News and Highlights

The current understanding of the formation scenario for early type galaxies (ETGs) is that it proceeds in two phases: an initial fast assembly stage, in which galaxies form in-situ stars, followed by a phase dominated by the hierarchical accretion of smaller galaxies, whose stars mainly deposit in the halos. Because of the different origin of the halos with respect to the central regions, ETGs are expected to have different kinematic properties at large radii than at the centers. The extended PN Spectrograph (ePN.S) survey is the largest survey to-date of ETG kinematics with PNe.

Pulsoni, C., Gerhard, O., Arnaboldi, M., et al., 2018, A&A, 618, A94 more
Since the publication of its second catalog, ESA's Gaia mission has been making new discoveries about the movement of stars in our Galaxy and its dynamic state. One of the most striking discoveries concerns the existence of spiral structures in z-Vz phase space. This has so far been interpreted as due to a state of non-equilibrium in our galaxy. Using an extremely high-resolution N-body simulation (N=141 million particles) we explore an alternative scenario of formation, evolution and spatial variation of the phase-space spirals similar to those recently discovered in Gaia DR2.

Khoperskov, S., Di Matteo, P., Gerhard, O., et al., 2019, A&A, 622, L6
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The Milky Way bar/bulge in proper motions: a 3D view from VIRAC & Gaia
Recent ground based Infrared surveys have provided an unprecedented view on the bulge of the Milky Way. The Vista Variable in the Via Lactea Survey has recently provided a 300 square degree view of the Galactic bulge over a 5 year observational period. Proper motions derived from this, when combined with the astonishing astrometric properties of the ESA's Gaia satellite, provide an opportunity to study the dynamical structure of the bar like never before.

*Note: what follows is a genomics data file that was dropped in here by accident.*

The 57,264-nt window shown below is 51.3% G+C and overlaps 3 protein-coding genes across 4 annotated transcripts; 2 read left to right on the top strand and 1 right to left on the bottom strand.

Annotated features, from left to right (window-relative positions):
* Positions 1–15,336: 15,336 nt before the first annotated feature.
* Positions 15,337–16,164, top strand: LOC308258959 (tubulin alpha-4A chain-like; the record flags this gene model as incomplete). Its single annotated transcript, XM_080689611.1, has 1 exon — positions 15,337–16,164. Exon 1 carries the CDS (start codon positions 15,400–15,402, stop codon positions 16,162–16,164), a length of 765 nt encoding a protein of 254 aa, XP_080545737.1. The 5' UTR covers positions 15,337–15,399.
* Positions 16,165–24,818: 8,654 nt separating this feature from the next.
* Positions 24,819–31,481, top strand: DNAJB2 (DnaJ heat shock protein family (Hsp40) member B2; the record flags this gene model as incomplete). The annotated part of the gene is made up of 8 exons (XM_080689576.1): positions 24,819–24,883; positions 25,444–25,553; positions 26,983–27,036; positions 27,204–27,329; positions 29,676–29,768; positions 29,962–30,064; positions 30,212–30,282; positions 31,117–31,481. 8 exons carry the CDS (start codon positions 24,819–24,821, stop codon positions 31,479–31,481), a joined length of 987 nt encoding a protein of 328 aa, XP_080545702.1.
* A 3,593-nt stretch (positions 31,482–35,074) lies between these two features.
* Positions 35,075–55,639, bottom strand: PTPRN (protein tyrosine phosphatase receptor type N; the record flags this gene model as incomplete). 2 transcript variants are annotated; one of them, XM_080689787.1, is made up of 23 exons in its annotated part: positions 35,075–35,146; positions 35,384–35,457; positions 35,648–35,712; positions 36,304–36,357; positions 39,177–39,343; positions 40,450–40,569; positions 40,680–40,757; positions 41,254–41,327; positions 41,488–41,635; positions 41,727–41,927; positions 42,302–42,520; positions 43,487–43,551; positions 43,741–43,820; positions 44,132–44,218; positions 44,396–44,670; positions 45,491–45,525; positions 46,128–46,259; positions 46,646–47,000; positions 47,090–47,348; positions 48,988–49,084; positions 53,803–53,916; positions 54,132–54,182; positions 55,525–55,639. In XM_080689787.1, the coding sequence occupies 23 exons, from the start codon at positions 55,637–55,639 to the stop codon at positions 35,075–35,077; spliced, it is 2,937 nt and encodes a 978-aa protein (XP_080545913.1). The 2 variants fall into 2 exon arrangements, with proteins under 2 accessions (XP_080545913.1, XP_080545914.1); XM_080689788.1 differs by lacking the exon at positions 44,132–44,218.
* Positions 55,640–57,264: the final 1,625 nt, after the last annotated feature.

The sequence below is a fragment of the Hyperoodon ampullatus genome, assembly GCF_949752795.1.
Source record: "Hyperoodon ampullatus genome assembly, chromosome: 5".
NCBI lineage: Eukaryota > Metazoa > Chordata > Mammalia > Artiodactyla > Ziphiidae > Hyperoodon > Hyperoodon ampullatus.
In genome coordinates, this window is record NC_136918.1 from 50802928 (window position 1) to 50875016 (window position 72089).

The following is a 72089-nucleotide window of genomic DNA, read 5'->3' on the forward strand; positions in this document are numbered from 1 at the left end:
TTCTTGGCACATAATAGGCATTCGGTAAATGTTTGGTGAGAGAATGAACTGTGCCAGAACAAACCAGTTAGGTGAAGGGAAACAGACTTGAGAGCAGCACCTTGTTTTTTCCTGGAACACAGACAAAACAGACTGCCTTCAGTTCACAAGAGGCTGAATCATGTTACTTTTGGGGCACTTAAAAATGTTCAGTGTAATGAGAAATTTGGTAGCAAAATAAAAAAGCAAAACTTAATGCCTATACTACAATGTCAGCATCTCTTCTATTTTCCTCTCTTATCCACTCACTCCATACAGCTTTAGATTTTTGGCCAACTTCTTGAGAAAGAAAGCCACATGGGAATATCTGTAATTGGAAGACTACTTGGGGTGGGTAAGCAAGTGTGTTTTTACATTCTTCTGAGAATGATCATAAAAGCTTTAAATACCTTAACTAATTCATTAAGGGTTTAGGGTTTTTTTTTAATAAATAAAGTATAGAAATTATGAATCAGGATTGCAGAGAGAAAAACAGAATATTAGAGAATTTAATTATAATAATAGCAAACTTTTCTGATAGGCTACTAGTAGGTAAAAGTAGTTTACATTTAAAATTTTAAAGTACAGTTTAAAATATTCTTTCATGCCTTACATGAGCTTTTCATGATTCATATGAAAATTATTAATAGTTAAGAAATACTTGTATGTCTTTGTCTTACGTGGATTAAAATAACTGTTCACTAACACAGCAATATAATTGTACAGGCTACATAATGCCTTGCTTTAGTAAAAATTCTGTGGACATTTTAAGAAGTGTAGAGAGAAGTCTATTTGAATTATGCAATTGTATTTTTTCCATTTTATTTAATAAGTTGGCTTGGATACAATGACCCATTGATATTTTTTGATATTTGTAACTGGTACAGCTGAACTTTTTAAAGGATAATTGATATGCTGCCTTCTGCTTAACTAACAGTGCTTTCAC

Jonathan Clarke, Christopher Wegg, Ortwin Gerhard et al., 2019, arXiv:1903.02003
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The Milky Way's Gravitational Force Field Measured from RR Lyrae in Gaia
The Gaia satellite has measured proper motions (meaning the motion across the sky) for more than a billion stars across the Galaxy. However, unfortunately for most of these stars we do not have the distances we need to turn these proper motions into velocities. RR Lyrae are a type of variable star where we can estimate accurate distances. We have therefore used a sample of almost 16,000 RR Lyrae measured by Gaia to measure the dynamics of the stars which make up the Milky Way's stellar halo.

Christopher Wegg, Ortwin Gerhard and Marie Bieth, 2019, MNRAS, 485, 3296
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